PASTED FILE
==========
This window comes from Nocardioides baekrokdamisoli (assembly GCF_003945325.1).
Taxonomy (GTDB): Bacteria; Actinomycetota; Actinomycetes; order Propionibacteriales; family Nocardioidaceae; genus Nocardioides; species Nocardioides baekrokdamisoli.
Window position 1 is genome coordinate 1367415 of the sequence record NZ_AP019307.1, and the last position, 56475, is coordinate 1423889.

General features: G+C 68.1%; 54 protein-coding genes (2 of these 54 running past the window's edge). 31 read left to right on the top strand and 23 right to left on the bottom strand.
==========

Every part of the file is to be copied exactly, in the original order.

This window comes from Nocardioides baekrokdamisoli (assembly GCF_003945325.1).
Taxonomy (GTDB): Bacteria; Actinomycetota; Actinomycetes; order Propionibacteriales; family Nocardioidaceae; genus Nocardioides; species Nocardioides baekrokdamisoli.
Window position 1 is genome coordinate 1367415 of the sequence record NZ_AP019307.1, and the last position, 56475, is coordinate 1423889.

General features: G+C 68.1%; 54 protein-coding genes (2 of these 54 running past the window's edge). 31 read left to right on the top strand and 23 right to left on the bottom strand.